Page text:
Your style is part of your brand and defines your way of doing things. Do you have a go-to outfit that makes you feel like a million bucks? That’s probably the one that will create a feeling of instant confidence and conveys your authority. [GD1] Whatever your style, don’t try to be something you’re not. Gentlemen – if you don’t quite understand fashion– don’t try to pull off the jeans and blazer look with your 30-year-old baggy sweatpant style jeans and any suit jacket you pulled out of your closet. That hip look calls for high-end tailored jeans and a matching blazer. If your informal event calls for jeans and t-shirts, be sure your t-shirt is devoid of any logos (that are not your own) or distracting expressions or patterns.
Does your outfit accommodate a Lavalier?
The best location for your Lavalier is the center of your chest—the second button. For men, this is easy, as button-down shirts are the norm. For ladies, it can be trickier. Before you spend on a presentation outfit, make sure it has a convenient place to clip your Lavalier.
Where do you want your audience to focus their attention during your presentation? This may seem like a silly question, but you want the audience to look at your face, and if you have crazy coloured socks or shoes, they’ll focus on your feet. Similarly, if you have distracting jewelry, they’ll concentrate on your jewelry. If you are uncertain of how to apply your makeup or style your hair, many excellent services can steer you on the right course. You want to be the center of attention, not your accessories, hair, or makeup.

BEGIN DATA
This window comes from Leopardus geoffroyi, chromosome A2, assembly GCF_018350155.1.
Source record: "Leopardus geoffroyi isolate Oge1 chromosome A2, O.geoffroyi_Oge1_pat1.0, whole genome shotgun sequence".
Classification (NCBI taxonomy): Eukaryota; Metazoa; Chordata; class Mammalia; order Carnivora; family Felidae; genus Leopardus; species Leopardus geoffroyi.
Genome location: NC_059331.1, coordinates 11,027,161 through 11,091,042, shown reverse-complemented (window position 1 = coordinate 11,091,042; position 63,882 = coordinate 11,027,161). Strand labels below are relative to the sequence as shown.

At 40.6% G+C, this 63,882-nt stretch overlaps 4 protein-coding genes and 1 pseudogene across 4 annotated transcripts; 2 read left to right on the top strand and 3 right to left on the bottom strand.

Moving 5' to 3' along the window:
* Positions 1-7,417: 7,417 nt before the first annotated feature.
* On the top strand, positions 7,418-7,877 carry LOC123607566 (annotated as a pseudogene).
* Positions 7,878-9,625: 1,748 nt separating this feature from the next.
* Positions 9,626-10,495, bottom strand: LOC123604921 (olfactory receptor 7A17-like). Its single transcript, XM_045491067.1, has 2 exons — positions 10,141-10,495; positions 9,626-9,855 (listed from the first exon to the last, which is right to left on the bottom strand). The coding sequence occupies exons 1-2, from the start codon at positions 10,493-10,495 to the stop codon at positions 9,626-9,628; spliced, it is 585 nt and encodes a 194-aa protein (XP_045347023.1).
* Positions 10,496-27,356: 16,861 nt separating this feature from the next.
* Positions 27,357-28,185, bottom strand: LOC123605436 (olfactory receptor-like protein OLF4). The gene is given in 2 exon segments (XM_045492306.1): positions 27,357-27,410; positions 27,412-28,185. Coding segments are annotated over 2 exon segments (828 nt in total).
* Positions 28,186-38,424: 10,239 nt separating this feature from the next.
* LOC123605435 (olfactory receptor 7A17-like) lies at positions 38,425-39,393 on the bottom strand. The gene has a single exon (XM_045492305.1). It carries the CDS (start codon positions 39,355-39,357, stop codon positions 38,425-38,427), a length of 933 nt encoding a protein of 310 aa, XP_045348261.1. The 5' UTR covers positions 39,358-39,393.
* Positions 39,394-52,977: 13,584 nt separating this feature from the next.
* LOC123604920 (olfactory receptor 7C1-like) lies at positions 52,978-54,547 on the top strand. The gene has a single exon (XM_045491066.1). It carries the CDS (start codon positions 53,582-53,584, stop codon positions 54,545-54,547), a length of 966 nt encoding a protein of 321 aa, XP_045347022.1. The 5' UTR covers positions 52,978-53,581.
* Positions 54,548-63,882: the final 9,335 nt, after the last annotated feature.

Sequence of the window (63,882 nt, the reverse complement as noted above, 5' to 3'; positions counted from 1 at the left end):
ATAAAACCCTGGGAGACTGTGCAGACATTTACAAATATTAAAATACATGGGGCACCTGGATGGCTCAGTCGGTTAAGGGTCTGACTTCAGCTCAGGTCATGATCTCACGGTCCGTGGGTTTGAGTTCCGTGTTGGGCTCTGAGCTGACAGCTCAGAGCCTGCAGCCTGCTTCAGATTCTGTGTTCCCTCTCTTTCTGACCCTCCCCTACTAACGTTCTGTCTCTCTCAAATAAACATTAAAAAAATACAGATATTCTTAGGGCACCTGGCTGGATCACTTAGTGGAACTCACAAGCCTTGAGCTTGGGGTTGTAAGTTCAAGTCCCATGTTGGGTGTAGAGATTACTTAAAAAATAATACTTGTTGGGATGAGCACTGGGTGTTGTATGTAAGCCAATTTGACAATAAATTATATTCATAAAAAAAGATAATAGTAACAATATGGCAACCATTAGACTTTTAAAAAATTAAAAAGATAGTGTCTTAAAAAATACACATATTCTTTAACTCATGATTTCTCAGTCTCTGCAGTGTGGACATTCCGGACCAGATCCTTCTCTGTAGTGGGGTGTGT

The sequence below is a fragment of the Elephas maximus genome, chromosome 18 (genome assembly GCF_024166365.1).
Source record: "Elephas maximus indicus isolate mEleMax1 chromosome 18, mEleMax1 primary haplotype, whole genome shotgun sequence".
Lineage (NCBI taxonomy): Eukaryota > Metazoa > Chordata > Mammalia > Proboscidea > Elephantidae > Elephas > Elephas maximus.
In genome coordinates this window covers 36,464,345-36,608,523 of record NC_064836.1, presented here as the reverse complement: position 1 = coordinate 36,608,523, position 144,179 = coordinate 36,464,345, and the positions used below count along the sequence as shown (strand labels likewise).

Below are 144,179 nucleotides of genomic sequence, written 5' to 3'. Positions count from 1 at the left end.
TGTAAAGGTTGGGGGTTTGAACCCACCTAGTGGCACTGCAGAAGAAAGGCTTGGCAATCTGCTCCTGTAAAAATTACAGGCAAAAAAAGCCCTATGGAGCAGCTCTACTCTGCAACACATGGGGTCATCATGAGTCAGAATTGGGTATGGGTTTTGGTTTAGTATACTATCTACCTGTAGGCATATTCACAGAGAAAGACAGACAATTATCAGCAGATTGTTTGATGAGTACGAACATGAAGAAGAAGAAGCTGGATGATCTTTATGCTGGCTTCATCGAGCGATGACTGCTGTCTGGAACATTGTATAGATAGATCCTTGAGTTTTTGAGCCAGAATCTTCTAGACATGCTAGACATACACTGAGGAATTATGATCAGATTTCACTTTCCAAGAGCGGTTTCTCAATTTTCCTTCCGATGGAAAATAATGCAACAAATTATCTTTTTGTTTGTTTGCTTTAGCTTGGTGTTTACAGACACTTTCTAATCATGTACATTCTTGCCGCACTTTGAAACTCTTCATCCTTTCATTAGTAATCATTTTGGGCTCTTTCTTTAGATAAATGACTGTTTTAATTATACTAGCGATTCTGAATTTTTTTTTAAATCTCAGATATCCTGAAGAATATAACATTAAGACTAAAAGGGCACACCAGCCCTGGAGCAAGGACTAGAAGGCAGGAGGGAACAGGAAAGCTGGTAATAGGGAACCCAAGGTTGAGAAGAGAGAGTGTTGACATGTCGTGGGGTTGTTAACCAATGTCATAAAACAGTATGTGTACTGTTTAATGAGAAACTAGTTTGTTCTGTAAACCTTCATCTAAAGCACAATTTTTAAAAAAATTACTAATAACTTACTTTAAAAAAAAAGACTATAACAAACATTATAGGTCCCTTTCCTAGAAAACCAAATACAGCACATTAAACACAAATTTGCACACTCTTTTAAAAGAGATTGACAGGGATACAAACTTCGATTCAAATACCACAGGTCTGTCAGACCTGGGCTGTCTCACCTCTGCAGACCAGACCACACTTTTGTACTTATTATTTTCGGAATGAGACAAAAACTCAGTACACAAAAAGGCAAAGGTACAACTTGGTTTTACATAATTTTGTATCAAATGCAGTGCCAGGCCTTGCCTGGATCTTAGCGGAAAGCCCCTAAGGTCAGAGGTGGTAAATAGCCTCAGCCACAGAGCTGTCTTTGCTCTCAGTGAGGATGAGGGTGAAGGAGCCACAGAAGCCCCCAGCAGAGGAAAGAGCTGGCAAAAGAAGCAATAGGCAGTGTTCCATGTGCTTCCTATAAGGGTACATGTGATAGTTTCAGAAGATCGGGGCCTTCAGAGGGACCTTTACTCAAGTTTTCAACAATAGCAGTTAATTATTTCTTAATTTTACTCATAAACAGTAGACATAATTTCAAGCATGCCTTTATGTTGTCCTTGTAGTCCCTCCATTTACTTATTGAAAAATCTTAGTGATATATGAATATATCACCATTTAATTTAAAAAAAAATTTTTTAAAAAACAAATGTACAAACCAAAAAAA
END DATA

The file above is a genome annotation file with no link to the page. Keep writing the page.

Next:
Speaking of attention, were you issued a big shiny white conference name tag? Take it off before you stand on stage. Although you may want to blind the audience with your brilliance, you don’t want to blind them with your nametag.
Putting the pieces together
Ultimately, what to wear during your presentation involves wearing clothing that shows respect for the audience and supports your message and branding. The right outfit can make an important impression on the audience; the wrong outfit can hijack your credibility.
When it comes to dressing for your presentations, the parts are the sum of the whole. The clothes don’t make the man or woman, but they sure help. Take the time to carefully plan and consider your outfit so that it supports you and your presentation.